Parish Builds New Church
Parish Builds New Church
Bishop John J. Wright, who succeeded Bishop Dearden in 1959 and served until Pope Paul VI made him a Curia official in 1969, appointed Father William F. Frawley as pastor of St. Valentine’s Church, effective May 31, 1961.
Born August 27, 1911, on the Northside of Pittsburgh, Father Frawley attended St. Francis Xavier Grade School and then Duquesne Prep School and University. After studies at St. Vincent’s Seminary in Latrobe, he was ordained on June 13, 1937, by Bishop Boyle. For his first assignment, Father Frawley served six years at Holy Family Parish in Latrobe. After a three-year ministry as a chaplain for the U. S. Marine Corps, he served at Epiphany Church in downtown Pittsburgh and then at Immaculate Conception Church in Bloomfield. After that, he served as acting pastor at St. Anthony Church in Bessemer for nine years, and for the four years immediately preceding his appointment to St. Valentine’s he was assigned to St. Hugh’s Church in Carmichaels.
At St. Valentine’s, Father Frawley found two pressing needs – a convent for the Sisters, who were still commuting from their motherhouse in Whitehall, and a larger church. A portable altar was set up in the basement of the school, and Sunday Masses were held simultaneously in the church and school. Later when the church was torn down and the new church was under construction, all Masses and Devotions were held in the school basement. Adjoining properties were bought to provide space for the new buildings. The convent was begun first, with groundbreaking on December 8, 1964, and dedication on September 25, 1965. Clarence Lutch & Son served as general contractor for the convent, which included space to accommodate 17 Sisters, plus quarters for guests, music and recreation rooms and a chapel.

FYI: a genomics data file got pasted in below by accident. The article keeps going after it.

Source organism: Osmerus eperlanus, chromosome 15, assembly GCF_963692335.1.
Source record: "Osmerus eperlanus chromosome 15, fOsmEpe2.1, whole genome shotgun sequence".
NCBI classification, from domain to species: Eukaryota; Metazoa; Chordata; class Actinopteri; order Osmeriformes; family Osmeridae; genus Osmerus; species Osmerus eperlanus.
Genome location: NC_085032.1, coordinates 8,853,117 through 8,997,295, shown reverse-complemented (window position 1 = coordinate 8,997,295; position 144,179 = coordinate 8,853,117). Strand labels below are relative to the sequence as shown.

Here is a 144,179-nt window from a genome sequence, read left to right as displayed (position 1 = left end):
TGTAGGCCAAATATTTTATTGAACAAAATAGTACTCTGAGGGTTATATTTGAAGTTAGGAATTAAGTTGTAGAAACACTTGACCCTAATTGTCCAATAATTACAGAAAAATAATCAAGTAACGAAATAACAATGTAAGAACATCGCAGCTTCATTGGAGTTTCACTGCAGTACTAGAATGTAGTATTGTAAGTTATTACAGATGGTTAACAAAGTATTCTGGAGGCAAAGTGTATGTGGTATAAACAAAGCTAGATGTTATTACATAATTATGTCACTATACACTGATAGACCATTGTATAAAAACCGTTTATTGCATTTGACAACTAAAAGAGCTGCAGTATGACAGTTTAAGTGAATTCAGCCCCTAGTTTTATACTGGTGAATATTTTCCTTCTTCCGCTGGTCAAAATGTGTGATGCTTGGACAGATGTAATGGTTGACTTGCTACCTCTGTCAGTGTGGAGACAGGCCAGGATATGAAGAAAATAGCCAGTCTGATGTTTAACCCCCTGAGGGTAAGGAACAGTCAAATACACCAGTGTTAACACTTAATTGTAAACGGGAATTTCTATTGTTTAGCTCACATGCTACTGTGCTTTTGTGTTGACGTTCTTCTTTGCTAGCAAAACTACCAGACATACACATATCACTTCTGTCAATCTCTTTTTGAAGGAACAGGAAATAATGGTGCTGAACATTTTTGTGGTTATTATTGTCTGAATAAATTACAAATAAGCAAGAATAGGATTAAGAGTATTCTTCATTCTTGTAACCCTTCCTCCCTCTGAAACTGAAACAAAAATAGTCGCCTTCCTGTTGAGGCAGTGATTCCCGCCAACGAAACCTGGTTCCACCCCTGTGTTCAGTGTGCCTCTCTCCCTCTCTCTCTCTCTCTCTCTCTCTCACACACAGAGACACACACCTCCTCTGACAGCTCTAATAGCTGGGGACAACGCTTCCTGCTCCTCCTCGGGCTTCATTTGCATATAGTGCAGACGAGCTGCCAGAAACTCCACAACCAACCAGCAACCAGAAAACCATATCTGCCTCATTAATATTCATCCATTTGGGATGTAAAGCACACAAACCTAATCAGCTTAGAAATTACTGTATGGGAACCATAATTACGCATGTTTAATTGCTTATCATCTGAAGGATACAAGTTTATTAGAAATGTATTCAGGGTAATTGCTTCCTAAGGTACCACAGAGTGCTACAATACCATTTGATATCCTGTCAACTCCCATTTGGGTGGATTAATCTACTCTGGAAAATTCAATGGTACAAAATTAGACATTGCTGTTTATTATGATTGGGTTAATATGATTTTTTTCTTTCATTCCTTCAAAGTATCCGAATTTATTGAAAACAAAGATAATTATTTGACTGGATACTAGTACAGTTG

But even before the convent was completed, ground was broken for the new church – on July 25, 1965. Stanley S. Pyzdrowski, who with his father Andrew had built the school and the previous church, served as architect, and the contractor was Jendoco Construction, Inc. Part of the previous church was preserved as an Administration Building, and its cornerstone, dated 1942, has been preserved. A set of 1942 coins found in it were placed in the cornerstone of the new building. Among the challenges faced – and successfully met – by the architect was designing suitable facilities for a church whose patterns of worship were in a state of transition. Pope John XXIII had inaugurated the Second Vatican Council in 1962, and the last of its four annual sessions was held in the fall of 1965. Among the actions of the Council Fathers was calling for extensive revision in the liturgy. This meant not only such changes as translating the Mass from Latin into the language of the people, but also structural alterations such as situating the altar so that the celebrating priest would face the congregation. Mr. Pyzdrowski designed a church that would accommodate both the changes already introduced at the time and others that would be coming later.